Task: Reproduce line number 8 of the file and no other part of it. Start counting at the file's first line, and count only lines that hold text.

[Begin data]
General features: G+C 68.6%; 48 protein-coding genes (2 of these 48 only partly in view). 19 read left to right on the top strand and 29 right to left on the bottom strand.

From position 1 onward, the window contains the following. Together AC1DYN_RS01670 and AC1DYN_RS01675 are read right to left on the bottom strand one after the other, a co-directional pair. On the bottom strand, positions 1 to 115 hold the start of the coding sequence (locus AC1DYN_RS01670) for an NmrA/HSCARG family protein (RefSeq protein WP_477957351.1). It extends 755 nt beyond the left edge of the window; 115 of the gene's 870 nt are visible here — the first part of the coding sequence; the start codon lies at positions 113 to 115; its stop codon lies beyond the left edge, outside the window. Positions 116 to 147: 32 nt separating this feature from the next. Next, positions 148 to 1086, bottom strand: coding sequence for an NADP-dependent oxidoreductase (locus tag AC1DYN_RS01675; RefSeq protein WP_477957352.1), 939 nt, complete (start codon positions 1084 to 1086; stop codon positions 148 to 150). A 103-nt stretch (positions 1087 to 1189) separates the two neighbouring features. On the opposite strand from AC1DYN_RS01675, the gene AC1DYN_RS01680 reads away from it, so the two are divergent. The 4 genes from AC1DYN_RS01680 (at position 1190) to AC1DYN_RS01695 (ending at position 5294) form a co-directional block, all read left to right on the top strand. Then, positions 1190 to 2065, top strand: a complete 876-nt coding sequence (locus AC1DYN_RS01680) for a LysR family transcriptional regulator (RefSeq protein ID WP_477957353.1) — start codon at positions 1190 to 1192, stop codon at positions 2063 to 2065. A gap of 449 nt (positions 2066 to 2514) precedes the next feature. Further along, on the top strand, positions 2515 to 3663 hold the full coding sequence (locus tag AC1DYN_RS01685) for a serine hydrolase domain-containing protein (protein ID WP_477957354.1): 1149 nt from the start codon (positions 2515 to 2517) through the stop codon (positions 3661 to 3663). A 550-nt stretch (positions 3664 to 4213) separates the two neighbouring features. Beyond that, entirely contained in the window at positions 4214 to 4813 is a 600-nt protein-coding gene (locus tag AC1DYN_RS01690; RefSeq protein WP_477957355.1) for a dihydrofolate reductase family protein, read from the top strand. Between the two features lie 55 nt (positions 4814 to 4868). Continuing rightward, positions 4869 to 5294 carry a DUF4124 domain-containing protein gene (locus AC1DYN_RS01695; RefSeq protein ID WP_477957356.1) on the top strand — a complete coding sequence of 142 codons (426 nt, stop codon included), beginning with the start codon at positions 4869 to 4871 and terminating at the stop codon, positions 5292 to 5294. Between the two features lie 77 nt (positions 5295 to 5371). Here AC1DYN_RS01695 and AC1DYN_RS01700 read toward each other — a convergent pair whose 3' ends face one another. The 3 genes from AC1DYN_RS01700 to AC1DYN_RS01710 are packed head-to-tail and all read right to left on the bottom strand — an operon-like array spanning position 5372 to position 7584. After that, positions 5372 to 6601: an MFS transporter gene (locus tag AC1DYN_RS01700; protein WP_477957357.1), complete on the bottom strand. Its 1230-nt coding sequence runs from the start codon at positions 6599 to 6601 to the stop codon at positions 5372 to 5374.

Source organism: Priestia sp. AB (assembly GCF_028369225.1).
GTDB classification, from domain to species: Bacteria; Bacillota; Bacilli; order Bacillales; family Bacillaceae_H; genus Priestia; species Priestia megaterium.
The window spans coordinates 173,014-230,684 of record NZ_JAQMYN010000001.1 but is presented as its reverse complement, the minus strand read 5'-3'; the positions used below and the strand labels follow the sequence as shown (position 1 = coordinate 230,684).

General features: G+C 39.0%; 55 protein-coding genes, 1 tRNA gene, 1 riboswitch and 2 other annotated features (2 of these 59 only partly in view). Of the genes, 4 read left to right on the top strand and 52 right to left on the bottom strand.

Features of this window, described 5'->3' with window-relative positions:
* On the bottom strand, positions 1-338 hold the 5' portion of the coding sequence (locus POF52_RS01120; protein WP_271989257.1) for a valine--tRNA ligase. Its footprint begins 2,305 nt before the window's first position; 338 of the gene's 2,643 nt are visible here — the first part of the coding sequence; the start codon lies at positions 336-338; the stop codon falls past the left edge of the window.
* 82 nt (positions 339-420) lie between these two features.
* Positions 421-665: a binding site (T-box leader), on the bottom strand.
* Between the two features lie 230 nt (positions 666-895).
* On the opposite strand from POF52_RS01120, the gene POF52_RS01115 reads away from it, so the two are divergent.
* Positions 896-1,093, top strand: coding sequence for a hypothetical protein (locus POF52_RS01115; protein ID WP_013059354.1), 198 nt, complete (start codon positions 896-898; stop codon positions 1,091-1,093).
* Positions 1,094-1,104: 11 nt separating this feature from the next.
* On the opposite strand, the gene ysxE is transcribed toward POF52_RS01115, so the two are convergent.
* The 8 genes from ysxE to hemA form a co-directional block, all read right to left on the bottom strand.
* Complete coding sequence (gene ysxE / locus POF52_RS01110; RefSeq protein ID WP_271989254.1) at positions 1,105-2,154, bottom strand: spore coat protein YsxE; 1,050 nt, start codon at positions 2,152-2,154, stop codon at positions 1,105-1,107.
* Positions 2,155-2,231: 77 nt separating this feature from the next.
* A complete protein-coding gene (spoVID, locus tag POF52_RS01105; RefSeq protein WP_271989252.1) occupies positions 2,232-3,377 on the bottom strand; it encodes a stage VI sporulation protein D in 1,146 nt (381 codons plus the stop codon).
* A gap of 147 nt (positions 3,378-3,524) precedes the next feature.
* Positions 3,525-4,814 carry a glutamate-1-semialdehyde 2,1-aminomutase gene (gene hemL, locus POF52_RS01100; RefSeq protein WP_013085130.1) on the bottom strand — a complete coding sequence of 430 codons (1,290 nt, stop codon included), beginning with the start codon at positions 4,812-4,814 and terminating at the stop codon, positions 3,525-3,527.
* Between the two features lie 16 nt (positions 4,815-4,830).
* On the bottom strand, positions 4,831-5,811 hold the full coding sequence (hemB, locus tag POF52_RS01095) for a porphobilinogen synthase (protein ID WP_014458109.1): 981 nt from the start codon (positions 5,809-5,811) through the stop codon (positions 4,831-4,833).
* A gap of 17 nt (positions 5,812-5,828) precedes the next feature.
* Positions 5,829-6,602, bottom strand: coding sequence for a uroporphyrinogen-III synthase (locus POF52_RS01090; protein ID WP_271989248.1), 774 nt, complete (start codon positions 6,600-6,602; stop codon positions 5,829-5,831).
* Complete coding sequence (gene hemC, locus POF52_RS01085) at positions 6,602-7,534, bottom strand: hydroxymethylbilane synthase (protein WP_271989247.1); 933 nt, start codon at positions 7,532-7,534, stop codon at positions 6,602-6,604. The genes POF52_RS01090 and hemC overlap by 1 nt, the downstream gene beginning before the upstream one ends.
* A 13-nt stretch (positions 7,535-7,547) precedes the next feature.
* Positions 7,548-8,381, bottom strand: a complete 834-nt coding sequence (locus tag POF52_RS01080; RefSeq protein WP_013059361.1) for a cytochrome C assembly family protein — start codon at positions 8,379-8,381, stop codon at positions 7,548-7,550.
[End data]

* On the bottom strand, positions 1-338 hold the 5' portion of the coding sequence (locus POF52_RS01120; protein WP_271989257.1) for a valine--tRNA ligase. Its footprint begins 2,305 nt before the window's first position; 338 of the gene's 2,643 nt are visible here — the first part of the coding sequence; the start codon lies at positions 336-338; the stop codon falls past the left edge of the window.